Can happiness actually be quantified?
Is it just some nebulous, vague concept that we all understand but can’t truly measure, or can it be identified and pinpointed in the human brain?
According to a 2015 study, it may very well be possible to “find happiness in the human brain”.
The study, conducted at Kyoto University , set out to find concrete neurological proof of happiness. They subjected participants to MRIs that examined their brains, and gave them surveys that asked them questions like:
How happy do you feel generally?
How intensely do you experience emotions?
How satisfied are you with your life?
The MRIs revealed that people who rated their life as “happier” tended to have a higher concentration of gray matter mass located in the precuneus, a region of the brain associated with mental imagery, memory retrieval, recollection, integration of information, and pain response. The precuneus is also known to “become active when experiencing consciousness”, and research has shown that meditation can actually cause the precuneus to grow.
According to the study’s lead author, “This new insight on where happiness happens in the brain will be useful for developing happiness programs based on scientific research.” Thanks to this information, scientists may be able to create programs aimed specifically at increasing happiness through psychological treatments using neurological data that can be quantified using MRIs.
It’s a discovery that could have HUGE impacts on the future of mental health treatments because now we know where to “find” happiness in the human brain—and we know how to measure the presence of happiness.
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Want to Be Happy? Here’s How to Achieve It, According to Science
It should come as no surprise that science has spent A LOT of time researching happiness and the methods of achieving it. Even throughout history—as far back as Aristotle and the earliest philosophers—scholars and great minds have dedicated immense energy into discovering the paths to happiness.
Modern science has made huge strides and provided some fascinating insights on the best, most effective means of achieving happiness in your daily life:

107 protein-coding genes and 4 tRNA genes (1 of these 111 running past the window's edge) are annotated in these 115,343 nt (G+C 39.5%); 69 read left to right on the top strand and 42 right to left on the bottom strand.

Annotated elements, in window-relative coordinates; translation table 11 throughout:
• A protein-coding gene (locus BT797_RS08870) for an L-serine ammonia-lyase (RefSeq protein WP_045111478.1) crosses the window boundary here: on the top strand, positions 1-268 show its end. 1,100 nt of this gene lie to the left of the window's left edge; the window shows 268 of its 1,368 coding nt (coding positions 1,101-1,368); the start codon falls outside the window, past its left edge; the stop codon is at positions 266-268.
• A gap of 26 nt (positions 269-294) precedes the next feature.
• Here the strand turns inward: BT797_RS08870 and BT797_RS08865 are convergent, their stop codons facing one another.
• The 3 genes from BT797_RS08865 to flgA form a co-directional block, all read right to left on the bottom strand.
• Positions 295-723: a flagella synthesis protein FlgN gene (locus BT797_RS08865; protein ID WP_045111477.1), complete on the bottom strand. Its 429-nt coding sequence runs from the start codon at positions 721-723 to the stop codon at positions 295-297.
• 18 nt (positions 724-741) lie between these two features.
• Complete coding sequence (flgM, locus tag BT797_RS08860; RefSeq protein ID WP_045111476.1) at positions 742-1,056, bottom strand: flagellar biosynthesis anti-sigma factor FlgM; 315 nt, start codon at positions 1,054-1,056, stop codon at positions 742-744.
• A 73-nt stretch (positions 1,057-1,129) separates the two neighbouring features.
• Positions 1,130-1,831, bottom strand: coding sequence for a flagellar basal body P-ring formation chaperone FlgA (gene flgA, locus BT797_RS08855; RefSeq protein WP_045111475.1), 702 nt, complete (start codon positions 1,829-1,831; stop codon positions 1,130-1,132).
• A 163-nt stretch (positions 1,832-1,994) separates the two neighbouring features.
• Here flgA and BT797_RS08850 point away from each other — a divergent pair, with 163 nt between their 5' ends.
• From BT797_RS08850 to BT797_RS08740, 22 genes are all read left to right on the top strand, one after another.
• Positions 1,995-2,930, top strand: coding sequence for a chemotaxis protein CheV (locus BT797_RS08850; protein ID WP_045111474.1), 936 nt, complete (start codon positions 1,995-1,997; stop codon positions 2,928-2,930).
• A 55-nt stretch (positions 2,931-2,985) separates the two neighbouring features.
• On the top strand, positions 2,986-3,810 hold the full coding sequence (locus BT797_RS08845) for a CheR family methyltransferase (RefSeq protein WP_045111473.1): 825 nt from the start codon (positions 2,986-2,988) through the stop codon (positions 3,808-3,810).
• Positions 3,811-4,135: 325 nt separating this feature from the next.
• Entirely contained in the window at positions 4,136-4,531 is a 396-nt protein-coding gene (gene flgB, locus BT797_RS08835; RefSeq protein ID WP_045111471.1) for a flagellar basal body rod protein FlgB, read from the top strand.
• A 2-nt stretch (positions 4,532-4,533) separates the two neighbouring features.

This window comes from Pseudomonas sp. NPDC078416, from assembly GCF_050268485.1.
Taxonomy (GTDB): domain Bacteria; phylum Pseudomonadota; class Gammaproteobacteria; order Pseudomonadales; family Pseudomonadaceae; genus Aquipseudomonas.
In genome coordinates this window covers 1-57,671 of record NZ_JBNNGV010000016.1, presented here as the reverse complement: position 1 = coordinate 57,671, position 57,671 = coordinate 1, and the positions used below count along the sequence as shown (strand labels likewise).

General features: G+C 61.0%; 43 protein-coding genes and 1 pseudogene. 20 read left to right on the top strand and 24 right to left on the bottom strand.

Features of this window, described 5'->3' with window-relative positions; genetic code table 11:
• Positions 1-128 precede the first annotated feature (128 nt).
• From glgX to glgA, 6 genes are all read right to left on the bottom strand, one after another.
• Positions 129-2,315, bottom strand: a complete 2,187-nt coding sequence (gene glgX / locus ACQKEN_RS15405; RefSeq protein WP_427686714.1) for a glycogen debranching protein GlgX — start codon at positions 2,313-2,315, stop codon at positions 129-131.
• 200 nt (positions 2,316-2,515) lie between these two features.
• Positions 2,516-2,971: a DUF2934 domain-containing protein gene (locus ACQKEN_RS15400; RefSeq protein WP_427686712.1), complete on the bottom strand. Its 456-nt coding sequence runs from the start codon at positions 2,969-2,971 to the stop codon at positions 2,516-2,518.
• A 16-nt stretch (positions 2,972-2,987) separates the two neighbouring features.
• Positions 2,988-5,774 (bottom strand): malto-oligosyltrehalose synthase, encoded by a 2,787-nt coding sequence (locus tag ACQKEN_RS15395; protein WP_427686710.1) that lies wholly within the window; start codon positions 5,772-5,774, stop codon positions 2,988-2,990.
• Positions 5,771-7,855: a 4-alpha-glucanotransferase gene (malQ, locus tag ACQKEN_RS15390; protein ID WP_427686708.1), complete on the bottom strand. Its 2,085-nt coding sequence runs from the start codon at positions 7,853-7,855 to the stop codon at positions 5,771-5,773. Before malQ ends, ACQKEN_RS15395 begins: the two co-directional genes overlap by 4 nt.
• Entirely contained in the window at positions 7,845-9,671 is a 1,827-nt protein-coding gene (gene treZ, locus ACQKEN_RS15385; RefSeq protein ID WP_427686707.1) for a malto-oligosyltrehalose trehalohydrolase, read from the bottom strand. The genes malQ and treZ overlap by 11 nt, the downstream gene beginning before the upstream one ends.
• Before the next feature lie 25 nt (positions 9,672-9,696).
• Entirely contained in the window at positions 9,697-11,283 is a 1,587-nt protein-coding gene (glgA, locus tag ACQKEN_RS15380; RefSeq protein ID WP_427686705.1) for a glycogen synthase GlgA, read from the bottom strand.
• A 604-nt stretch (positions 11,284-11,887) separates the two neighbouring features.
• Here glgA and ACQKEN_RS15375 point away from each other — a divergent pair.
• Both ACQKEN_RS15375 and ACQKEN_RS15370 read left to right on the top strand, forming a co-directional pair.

Buying experiences. A lot of us spend money on things because of the short-term emotional boost that we get when we get our hands on something new and “cool”. But the real benefit, according to a 2009 study from San Francisco State University , comes from using our money to buy new life experiences. Even simple things like theater tickets or a meal out with your loved ones will boost your happiness far more than material possessions.
Buying time. Using money to “buy time” really means paying someone else to do the menial tasks you have to do regularly (cooking, cleaning, driving, etc.) has been linked to greater life satisfaction in a study from the University of British Columbia . Because someone else is doing the boring tasks you dislike, you have more time to dedicate to other activities that make you happy and improve your mood.
Buying things for others. The University of British Columbia also found  that spending money on others—either as charitable donations or gifts—it leads to “significant” improvements in happiness. Of all the participants involved in their study, people who spent more money on others reported the highest levels of happiness compared to those who spent more money on themselves.
Meditating. Meditation has been proven to increase gray matter in the precuneus, visible proof that it can lead to greater happiness. But a 2010 study from the University of Cambridge  also found that it increased other positive emotions, including affection, contentment, and interest. People who meditated were prone to functioning better overall than those who didn’t.
Spending more time in nature. Surely you’ve noticed how you tend to feel lighter and better after a walk through the forest, a swim in a gorgeous lake, or a hike up a mountain trail. That’s because spending more time in nature has been scientifically proven to improve happiness. A study from the National University of Singapore  found that countries with the highest amount of nature experiences also had the highest rates of life satisfaction among its residents.
Exercising and eating right. A 2021 study from the University of Kent  proved that eating your fruits and veggies and getting in your daily workout leads you to feel overall happier with life—a direct causal link between a healthy lifestyle and life satisfaction!
Socializing with friends and family. Social interaction is crucial for maintaining high levels of happiness and combatting depression, but did you know that happiness can actually spread through your social network? That’s right, a Harvard Medical School study  proved that happiness can trigger a chain reaction that spreads up to “three degrees” (friends of friends of friends), an effect that can last for up to a year!
Happiness doesn’t have to be some elusive, impossible-to-find mythical entity. Thanks to science, you have real, practical steps you can take to bring happiness into your life starting TODAY!
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